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Matt Pelikan

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Martha’s Vineyard birders appreciate wintertime juncos

Juncos are not particularly shy birds, and if they are frequenting your feeding station, you can't miss them.

Martha’s Vineyard birders take a year-end accounting

Approximately 60 birders took to the field, and tracked down more than 21,000 individual birds representing 121 species.

Rare and elusive, auks winter off Martha’s Vineyard shores

Though they're hard to find and even harder to get a good look at, I've always had a fondness for the auks.

Feeding birds is serious business on Martha’s Vineyard

Birds are nice friends to have. Feeding them, as lots of Islanders do, can have unintended consequences.

A common pigeon asks for help on a Martha’s Vineyard ferryboat

The episode reminded me that humans and animals, for all their differences, also share many similarities.

Finches due to swarm over Martha’s Vineyard soon

On the Vineyard as well as in the rest of our region, this will be a bountiful season for these northern birds.

Mushrooms bloom on Martha’s Vineyard in autumn

Conditions have produced an unusually lengthy season for these interesting Islanders, along with robust numbers and diversity.

Nature never gets old, on Martha’s Vineyard or anywhere else

The complexity of nature is virtually infinite, and in a half-century of study, I've barely scratched the surface.

Crickets and katydids make a racket on Martha’s Vineyard now

With sufficient stealth, patience, and a flashlight if it's night, you may be able to zero in on the sound of a calling Orthopteran in order to watch it sing.

Pet cats can skew the Martha’s Vineyard ecosystem

Domestic cats can live and hunt at densities many times higher than any natural predator would ever reach.

Big news – new butterfly found

The aptly named giant swallowtail, one of the largest and most strikingly marked butterflies occurring in North America, has paid us a visit.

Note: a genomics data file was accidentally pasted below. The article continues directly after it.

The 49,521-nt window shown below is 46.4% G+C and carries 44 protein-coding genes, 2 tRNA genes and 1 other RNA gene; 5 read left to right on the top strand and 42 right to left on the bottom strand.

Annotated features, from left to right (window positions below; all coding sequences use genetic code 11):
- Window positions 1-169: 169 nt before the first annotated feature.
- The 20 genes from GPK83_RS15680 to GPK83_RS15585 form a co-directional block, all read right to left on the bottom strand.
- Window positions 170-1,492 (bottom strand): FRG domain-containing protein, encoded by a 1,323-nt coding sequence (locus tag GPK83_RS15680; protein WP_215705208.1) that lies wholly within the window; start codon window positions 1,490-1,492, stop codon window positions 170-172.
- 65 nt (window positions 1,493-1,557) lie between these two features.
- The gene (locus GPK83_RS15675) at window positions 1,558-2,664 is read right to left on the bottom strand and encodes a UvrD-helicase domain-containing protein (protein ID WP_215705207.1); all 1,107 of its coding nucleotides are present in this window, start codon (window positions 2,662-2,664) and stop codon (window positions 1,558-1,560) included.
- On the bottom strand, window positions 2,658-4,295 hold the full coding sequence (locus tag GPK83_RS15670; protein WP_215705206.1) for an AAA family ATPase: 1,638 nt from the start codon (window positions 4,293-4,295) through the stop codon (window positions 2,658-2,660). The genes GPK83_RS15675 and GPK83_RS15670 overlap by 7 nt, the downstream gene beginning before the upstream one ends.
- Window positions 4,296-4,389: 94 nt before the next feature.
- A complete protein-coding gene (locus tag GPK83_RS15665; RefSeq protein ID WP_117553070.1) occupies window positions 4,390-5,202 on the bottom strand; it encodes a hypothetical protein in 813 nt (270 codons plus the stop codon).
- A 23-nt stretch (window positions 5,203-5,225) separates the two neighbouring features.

Even on Martha’s Vineyard, robber flies have a bad name

These predatory insects have never been systematically studied on the Vineyard, so hard information about their diversity here is lacking.

Flora on Martha’s Vineyard will adapt as climate changes

In a few decades, this elegant orange butterfly, once a rarity, will almost certainly be a boring butterfly in Vineyard yards and gardens.

Plants, bees work together to keep things growing

Many kinds of plants, including most grasses and many trees, opt for the shotgun approach, releasing huge quantities of pollen onto the breeze.

From darners to gliders, dragonflies like Martha’s Vineyard

Our dragonflies are diverse, abundant insects, and major players in our ecology: they eat everything from gnats up to other dragonflies.

Three minutes at 50 stops make for a demanding day’s count

For the last 12 years or so, a high point of my birding year has been covering a Breeding Bird Survey (BBS) route for the for the U.

Recently rare on Martha’s Vineyard, house wrens are moving back in

Changing habitat and restrictions on pesticides have helped the population of house wrens rebound on the Island.

Garlic mustard threatens to take hold on Martha’s Vineyard

Unchecked, garlic mustard can shove aside all kinds of native plants, including trees.

Identifying sparrows is a challenge even for veteran birders

Chipping sparrows are all around us, but you're more apt to hear them than see them.

Several butterflies have arrived here ahead of schedule

Along with most other migrating birds and animals, butterflies have appeared on the Island much earlier than usual.